Despite the shiner, Barclay was hooked.

Her gymnastics background was perfect for both the physical and mental aspects of wrestling.

It’s exactly why Kobs had always pushed for her to get in the St. Charles wrestling room.

“She is like a quiet Lion,” Kobs said. “She is polite and sweet, but as a competitor, she is fierce, courageous, strong and brave to give wrestling a shot. Now that we have girls wrestling, it fits in with her strong gymnastic background and her willingness to give anything a try. She is a great example for our students and others to get involved in school activities.”

“I am proud of her and so glad she is on the wrestling team. Like the other girls giving wrestling a try, she is paving the way for others.”

It’s that last part, though, that Barclay underestimated.

She took part in the Section 1-4 Tournament a year ago, placing second at 165 pounds to qualify for the first-ever state girls wrestling tournament at Xcel Energy Center in St. Paul.

St. Charles schools gave her and teammate Buringa a send-off to state. That’s when it hit her the true impact she was having.


“We went and walked through the elementary school, and the little girls were saying I want to do this because of you,” Barclay said. “That was really cool to see.”

But her No. 1 fan is at home in the form of her 8-year-old sister Carissa, who just might end up on the wrestling mat as well.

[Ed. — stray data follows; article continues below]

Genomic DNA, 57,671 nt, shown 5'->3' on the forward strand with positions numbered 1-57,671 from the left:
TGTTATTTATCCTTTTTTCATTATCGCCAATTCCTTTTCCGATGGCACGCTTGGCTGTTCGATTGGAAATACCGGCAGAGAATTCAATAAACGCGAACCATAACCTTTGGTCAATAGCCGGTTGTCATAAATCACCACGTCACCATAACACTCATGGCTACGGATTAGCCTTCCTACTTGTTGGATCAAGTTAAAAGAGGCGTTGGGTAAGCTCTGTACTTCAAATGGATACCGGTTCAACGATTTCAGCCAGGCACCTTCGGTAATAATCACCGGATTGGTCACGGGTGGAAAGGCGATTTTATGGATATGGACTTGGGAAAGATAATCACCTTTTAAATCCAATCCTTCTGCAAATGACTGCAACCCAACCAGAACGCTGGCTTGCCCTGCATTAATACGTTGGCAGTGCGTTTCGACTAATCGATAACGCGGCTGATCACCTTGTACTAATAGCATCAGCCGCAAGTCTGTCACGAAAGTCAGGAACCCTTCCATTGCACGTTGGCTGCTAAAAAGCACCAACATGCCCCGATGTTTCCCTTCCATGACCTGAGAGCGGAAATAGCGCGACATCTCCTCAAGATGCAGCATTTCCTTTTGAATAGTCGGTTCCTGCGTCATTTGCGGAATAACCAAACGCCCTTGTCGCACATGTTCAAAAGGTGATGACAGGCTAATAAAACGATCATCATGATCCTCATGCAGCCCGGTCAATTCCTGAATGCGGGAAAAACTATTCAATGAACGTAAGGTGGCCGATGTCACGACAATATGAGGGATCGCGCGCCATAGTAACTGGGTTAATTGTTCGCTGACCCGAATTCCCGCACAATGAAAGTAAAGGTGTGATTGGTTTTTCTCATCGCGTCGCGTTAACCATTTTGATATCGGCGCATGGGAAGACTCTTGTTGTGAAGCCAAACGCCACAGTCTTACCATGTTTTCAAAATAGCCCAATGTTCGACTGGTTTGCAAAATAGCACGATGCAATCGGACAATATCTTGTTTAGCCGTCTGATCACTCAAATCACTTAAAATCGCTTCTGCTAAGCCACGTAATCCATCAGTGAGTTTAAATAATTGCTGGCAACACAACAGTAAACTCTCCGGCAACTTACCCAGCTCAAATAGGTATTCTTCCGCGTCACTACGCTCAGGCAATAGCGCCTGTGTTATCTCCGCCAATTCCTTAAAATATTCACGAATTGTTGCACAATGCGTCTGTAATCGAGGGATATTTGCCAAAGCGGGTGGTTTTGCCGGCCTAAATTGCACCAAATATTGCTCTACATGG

“She always wants me to teach her some new moves and wrestle around the house,” Barclay said. “Always.”

Barclay lost her first and only match at state, but the experience itself is one she will never forget and it’s one she aims to make happen again. Only this time, she’s hoping to come back with a couple of state wins.

The sport of girls wrestling has taken off around the country, but especially in Minnesota the last couple of years. The latest evidence comes in the forms of a larger postseason.

For now, though, she is once again navigating being a contributor off the bench for the Saints basketball team as well as training for wrestling. She also works at least once a week in the morning at a childcare center, which means sometimes her day looks like the following:

Wake up at 5:30 a.m. to make it to work by 6. She gets home a little after 8 to prepare for the school day, which is followed by wrestling practice until 4:45, before heading to basketball practice from 5-7.

Tack on schoolwork and family time, and her days are overflowing. But Barclay is not one to waste a moment.

"I feel like I can usually manage my time pretty wisely," Barclay said. "I use my study hall — a lot of people don't use this, they just kind of sit on their phones. But I usually try to knock out most of my schoolwork during that. So I don't usually have too much (later), usually just some reading and stuff when I get home. I just come home and have dinner and usually spend like 30 minutes with my family. Then do it all again."


She does it because she simply enjoys doing both sports, especially wrestling — a surprise to even her.

"I didn't expect it to like it this much," Barclay said. "I didn't really know what to expect because I'd never known anything other than gymnastics."

Now, it's hard to imagine anything other than the hardwood and the wrestling mat.

Alex VandenHouten has been a sports reporter at the Post Bulletin since Sept. 2021. He loves to go hiking, biking, snowshoeing and just simply being outdoors with his wife Olivia. Readers can reach Alex at